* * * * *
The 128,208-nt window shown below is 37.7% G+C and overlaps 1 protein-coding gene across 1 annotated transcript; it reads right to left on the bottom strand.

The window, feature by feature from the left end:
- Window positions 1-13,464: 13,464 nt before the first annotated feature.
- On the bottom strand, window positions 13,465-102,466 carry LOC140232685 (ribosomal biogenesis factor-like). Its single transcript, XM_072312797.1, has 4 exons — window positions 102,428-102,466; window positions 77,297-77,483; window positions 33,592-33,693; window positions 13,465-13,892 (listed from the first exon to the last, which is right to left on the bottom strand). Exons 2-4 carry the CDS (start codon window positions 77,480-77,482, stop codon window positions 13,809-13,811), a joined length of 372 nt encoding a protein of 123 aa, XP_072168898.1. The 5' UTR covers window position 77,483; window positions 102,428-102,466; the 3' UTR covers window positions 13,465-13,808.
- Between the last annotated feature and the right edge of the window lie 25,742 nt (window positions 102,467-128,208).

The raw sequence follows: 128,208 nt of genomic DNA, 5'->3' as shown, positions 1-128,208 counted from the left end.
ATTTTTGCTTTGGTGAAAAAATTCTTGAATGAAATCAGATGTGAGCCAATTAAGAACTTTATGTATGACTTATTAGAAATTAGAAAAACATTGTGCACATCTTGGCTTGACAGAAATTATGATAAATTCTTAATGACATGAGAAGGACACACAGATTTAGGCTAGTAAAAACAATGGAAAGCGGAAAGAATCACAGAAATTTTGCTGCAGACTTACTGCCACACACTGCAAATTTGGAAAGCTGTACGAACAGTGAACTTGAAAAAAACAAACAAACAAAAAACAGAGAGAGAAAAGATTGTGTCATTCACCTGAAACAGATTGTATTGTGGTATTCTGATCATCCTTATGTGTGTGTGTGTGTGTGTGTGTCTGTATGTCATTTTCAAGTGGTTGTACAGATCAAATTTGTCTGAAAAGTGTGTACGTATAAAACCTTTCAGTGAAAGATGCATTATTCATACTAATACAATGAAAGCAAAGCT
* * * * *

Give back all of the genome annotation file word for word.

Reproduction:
The 128,208-nt window shown below is 37.7% G+C and overlaps 1 protein-coding gene across 1 annotated transcript; it reads right to left on the bottom strand.

The window, feature by feature from the left end:
- Window positions 1-13,464: 13,464 nt before the first annotated feature.
- On the bottom strand, window positions 13,465-102,466 carry LOC140232685 (ribosomal biogenesis factor-like). Its single transcript, XM_072312797.1, has 4 exons — window positions 102,428-102,466; window positions 77,297-77,483; window positions 33,592-33,693; window positions 13,465-13,892 (listed from the first exon to the last, which is right to left on the bottom strand). Exons 2-4 carry the CDS (start codon window positions 77,480-77,482, stop codon window positions 13,809-13,811), a joined length of 372 nt encoding a protein of 123 aa, XP_072168898.1. The 5' UTR covers window position 77,483; window positions 102,428-102,466; the 3' UTR covers window positions 13,465-13,808.
- Between the last annotated feature and the right edge of the window lie 25,742 nt (window positions 102,467-128,208).

The raw sequence follows: 128,208 nt of genomic DNA, 5'->3' as shown, positions 1-128,208 counted from the left end.
ATTTTTGCTTTGGTGAAAAAATTCTTGAATGAAATCAGATGTGAGCCAATTAAGAACTTTATGTATGACTTATTAGAAATTAGAAAAACATTGTGCACATCTTGGCTTGACAGAAATTATGATAAATTCTTAATGACATGAGAAGGACACACAGATTTAGGCTAGTAAAAACAATGGAAAGCGGAAAGAATCACAGAAATTTTGCTGCAGACTTACTGCCACACACTGCAAATTTGGAAAGCTGTACGAACAGTGAACTTGAAAAAAACAAACAAACAAAAAACAGAGAGAGAAAAGATTGTGTCATTCACCTGAAACAGATTGTATTGTGGTATTCTGATCATCCTTATGTGTGTGTGTGTGTGTGTGTGTCTGTATGTCATTTTCAAGTGGTTGTACAGATCAAATTTGTCTGAAAAGTGTGTACGTATAAAACCTTTCAGTGAAAGATGCATTATTCATACTAATACAATGAAAGCAAAGCT